WPF Text Clarity Doc


I have posted a doc about: problems inherent to rendering small text, how WPF tackles these problems, and workarounds that can be employed to mitigate some rendering problems until these issues are resolved. You can find it on WindowsClient.net here, check it out.


Comments (7)

  1. MichaelGG says:

    I’d love to see some actual data on how many people are running above 96dpi. I tried running at 120 (laptop screen is around 144), but too many things (even from Windows) don’t render properly so I gave up. (Although, when it does work, it looks great.) Where’s the money for OEMs to boost DPI?

    Meanwhile, years later, WPF still can’t display text well — even at 11pt, Word will correctly align text. And all we get from MS is a continual "oh yea, it’s really important we’ll fix it some day". (Search the MSDN forums, you can see this from years ago.)

    It just boggles my mind how MS can ignore* such a major issue.

    *Yes, I know it’s not "ignored", but there’s been zero support to customers since WPF came out. Now .NET 3.5 SP1 has come and gone, no updates…

  2. small_mountain says:

    Thanks for the ideas for improving text quality until Microsoft fixes the problems.

    FYI:  The sentence "The quick brown fox jumped over the lazy dog" is not the one that contains all letters of the alphabet.  That sentence is "The quick brown fox jumps over the lazy dog".  No "s" in the first sentence.

    😉

    Eric

  3. rconde01 says:

    Please explain the situation to me with the snapping of font rendering when scrolling. Personally I find that much more disturbing to my eyes then general blurry text.

  4. text says:

    (assuming that you are talking about scrolling text via a scroll bar or mouse wheel and not animated text moving across the screen)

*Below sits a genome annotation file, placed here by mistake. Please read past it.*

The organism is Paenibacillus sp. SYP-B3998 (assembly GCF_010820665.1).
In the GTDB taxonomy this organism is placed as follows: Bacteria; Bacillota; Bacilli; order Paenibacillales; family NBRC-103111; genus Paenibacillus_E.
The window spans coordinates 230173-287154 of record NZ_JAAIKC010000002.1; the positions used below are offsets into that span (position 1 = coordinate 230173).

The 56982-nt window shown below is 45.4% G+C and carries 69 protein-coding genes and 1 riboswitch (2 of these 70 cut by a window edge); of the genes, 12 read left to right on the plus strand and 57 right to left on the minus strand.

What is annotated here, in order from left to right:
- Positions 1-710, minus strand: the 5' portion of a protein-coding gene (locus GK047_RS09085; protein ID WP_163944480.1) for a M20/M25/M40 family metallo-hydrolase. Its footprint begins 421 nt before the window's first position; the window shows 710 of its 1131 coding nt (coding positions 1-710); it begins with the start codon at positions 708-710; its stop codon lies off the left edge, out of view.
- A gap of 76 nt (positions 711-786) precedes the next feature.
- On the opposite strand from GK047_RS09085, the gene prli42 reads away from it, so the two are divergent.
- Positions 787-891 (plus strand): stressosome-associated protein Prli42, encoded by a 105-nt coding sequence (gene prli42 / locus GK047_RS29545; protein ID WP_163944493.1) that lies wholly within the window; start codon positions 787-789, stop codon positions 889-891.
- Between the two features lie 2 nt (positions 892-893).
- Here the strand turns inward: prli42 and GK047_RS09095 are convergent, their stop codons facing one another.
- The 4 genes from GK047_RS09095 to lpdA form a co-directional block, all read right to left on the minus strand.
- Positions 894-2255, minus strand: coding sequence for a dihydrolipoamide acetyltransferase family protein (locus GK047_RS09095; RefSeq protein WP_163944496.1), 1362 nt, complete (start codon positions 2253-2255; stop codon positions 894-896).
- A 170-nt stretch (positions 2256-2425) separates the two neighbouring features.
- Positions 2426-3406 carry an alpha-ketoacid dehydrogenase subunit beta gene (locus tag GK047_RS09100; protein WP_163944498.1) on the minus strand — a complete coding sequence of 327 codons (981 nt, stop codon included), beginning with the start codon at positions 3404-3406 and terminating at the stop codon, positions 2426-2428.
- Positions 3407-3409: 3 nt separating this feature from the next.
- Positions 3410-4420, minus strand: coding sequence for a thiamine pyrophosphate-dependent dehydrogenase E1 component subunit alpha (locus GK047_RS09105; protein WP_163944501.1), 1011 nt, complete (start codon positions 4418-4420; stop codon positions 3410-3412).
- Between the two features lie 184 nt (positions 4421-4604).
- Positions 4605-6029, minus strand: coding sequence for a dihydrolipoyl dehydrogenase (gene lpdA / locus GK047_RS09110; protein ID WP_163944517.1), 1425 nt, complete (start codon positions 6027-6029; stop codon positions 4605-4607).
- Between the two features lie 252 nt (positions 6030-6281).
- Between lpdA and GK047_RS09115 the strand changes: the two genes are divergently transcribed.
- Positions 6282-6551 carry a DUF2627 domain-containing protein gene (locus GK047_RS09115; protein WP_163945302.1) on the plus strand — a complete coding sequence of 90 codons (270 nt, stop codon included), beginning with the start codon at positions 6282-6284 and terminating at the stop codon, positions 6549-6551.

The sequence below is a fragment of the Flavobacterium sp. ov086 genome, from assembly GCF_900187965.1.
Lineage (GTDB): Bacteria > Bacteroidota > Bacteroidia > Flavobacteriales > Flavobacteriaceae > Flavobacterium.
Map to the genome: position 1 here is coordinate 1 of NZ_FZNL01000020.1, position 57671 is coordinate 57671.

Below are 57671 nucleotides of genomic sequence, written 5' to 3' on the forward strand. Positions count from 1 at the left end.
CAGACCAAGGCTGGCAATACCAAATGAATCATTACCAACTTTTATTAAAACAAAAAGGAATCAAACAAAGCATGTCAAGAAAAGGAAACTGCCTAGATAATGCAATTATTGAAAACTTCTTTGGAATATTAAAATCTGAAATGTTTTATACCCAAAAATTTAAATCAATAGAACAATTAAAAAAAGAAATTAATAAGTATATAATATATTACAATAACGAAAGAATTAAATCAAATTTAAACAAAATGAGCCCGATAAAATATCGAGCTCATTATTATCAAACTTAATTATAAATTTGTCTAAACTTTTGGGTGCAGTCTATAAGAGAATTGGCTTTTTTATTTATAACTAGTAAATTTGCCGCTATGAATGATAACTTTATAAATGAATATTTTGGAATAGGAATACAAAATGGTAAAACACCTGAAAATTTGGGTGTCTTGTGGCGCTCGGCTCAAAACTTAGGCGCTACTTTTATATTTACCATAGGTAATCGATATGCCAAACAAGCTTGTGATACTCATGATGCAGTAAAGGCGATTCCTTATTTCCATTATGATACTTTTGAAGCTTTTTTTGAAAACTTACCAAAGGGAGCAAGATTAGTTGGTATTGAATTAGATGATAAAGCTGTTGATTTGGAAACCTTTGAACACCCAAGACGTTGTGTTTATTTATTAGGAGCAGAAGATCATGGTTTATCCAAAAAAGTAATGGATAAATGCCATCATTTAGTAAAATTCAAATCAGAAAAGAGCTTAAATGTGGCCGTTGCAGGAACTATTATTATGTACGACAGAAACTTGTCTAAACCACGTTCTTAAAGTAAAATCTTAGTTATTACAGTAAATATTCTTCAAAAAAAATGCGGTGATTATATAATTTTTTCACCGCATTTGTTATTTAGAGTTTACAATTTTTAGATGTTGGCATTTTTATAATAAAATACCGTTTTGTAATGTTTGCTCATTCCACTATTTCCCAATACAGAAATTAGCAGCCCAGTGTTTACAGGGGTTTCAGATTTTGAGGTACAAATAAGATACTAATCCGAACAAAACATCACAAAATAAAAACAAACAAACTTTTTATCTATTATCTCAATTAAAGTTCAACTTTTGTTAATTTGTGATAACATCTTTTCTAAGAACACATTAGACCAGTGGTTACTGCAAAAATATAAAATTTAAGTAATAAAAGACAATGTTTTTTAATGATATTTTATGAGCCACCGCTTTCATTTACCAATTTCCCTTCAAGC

We thought that snapped text was more visually appealing than non snapped text. At the end of the day, this comes down to personal preference.

  5. int19h says:

    The end users couldn’t care less about explanations. They just come to us after using our WPF apps and say that they get headache from all the blurry text. This is particularly bad in XP, as blurred Tahoma is just nasty, but Segoe UI in Vista isn’t much better.

    The only workaround we’ve come up with so far is to avoid system UI fonts (and any small fonts in general), and override the font size so that it is larger and the stems in the glyphs are thicker (once they’re above 1px thick, the difference is much less noticable). However, this is still a hack – an application should use system fonts by default, and it should look good with them. We certainly aren’t even considering that hack for applications that aren’t just for internal use, but are sold to third-parties (which is why they’re still all WinForms).

    Please enable opt-in fallback to system font renderer in WPF, similar to pixel-snapping. We couldn’t care less about correct typography text metrics in our LOB applications – we just want clean, readable text, just like it always was in Windows ever since ClearType first appeared in XP!

  6. Hades32 says:

    I think Windows has the best font rendering among all modern OS and has been a major reason to not use any other OS.

    Just as the other commenteers I’m convinced this is a big problem of WPF.

    Now to my point:

    I recently got my hands on a copy of the PDC build of Windows7, and I’m mostly certain: something has changed. WPF apps seem to look much nicer and on the other hand, the font e.g. in the window title bars seem to be a little more "wpf-like".

    Is this pure imagination, or do you have some nice surprises for us WPF users in Win7?

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